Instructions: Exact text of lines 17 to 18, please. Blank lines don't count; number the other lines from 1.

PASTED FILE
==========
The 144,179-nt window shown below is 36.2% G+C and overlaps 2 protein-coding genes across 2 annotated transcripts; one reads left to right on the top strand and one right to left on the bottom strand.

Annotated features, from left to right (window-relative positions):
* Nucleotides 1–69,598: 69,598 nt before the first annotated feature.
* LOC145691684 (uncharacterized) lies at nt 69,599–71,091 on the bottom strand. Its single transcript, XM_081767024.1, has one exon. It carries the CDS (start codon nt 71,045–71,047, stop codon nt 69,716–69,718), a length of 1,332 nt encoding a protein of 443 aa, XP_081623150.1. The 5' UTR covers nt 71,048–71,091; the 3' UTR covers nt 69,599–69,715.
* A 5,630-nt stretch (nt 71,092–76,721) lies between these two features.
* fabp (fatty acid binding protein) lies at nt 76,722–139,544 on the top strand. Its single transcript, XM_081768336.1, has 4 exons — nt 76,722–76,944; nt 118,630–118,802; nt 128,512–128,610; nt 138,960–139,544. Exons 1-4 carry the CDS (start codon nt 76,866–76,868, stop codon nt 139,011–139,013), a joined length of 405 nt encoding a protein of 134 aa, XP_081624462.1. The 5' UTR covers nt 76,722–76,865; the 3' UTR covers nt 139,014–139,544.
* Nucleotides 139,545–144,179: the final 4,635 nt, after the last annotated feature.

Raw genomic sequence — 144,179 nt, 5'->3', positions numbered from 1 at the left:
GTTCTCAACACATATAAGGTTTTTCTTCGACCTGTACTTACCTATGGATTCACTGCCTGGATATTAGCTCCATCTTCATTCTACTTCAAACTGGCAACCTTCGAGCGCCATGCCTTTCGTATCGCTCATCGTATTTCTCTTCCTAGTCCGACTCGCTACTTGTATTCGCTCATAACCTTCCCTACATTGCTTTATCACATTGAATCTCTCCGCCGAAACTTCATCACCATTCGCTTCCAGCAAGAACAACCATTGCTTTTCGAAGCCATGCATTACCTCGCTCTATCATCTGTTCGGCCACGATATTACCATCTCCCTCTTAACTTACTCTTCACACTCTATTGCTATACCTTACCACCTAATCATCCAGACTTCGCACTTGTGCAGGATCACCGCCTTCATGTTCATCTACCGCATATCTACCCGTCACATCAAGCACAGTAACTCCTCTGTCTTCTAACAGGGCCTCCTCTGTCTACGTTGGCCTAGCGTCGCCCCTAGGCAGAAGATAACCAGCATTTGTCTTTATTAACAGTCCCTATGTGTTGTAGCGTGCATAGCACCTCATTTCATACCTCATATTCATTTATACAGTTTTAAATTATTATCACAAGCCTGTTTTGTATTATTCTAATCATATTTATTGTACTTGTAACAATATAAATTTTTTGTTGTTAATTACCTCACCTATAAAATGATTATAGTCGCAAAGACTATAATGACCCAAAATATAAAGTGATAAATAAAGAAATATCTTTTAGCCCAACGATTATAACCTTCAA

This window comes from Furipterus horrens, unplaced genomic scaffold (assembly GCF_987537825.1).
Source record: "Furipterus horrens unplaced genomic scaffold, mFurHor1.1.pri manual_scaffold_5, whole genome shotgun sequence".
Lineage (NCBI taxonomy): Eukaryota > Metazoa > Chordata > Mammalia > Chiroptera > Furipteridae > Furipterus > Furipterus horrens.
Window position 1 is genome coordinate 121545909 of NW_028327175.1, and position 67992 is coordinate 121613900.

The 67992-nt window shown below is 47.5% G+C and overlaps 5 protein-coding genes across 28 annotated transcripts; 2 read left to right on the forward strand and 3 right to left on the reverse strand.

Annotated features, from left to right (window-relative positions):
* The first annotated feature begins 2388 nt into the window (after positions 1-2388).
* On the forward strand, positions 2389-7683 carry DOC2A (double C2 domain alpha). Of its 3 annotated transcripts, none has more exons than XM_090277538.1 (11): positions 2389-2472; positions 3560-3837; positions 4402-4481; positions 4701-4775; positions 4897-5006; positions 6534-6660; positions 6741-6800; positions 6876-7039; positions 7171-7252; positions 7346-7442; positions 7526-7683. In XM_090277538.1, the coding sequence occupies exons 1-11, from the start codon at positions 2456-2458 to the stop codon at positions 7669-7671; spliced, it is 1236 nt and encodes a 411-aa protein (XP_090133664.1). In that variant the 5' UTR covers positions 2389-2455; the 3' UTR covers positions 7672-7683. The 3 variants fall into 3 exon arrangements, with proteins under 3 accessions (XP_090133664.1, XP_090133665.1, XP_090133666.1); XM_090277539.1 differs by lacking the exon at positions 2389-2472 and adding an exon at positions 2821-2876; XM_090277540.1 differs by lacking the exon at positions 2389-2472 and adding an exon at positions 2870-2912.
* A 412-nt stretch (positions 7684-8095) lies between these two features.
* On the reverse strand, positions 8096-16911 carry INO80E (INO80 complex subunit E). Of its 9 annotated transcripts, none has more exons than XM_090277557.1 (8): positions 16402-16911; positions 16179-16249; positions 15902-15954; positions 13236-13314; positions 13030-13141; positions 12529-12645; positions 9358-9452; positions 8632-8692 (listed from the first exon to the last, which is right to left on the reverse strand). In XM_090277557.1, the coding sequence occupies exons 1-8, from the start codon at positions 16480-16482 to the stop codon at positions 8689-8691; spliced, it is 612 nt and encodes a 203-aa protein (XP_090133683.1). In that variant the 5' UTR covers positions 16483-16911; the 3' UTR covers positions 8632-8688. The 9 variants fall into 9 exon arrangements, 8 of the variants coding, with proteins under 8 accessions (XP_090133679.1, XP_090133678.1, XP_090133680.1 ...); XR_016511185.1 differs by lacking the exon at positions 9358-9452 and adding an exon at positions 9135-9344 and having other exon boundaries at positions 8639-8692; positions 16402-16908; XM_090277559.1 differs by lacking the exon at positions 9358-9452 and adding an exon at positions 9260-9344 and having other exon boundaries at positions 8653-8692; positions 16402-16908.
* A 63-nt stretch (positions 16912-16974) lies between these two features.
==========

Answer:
* On the forward strand, positions 2389-7683 carry DOC2A (double C2 domain alpha). Of its 3 annotated transcripts, none has more exons than XM_090277538.1 (11): positions 2389-2472; positions 3560-3837; positions 4402-4481; positions 4701-4775; positions 4897-5006; positions 6534-6660; positions 6741-6800; positions 6876-7039; positions 7171-7252; positions 7346-7442; positions 7526-7683. In XM_090277538.1, the coding sequence occupies exons 1-11, from the start codon at positions 2456-2458 to the stop codon at positions 7669-7671; spliced, it is 1236 nt and encodes a 411-aa protein (XP_090133664.1). In that variant the 5' UTR covers positions 2389-2455; the 3' UTR covers positions 7672-7683. The 3 variants fall into 3 exon arrangements, with proteins under 3 accessions (XP_090133664.1, XP_090133665.1, XP_090133666.1); XM_090277539.1 differs by lacking the exon at positions 2389-2472 and adding an exon at positions 2821-2876; XM_090277540.1 differs by lacking the exon at positions 2389-2472 and adding an exon at positions 2870-2912.
* A 412-nt stretch (positions 7684-8095) lies between these two features.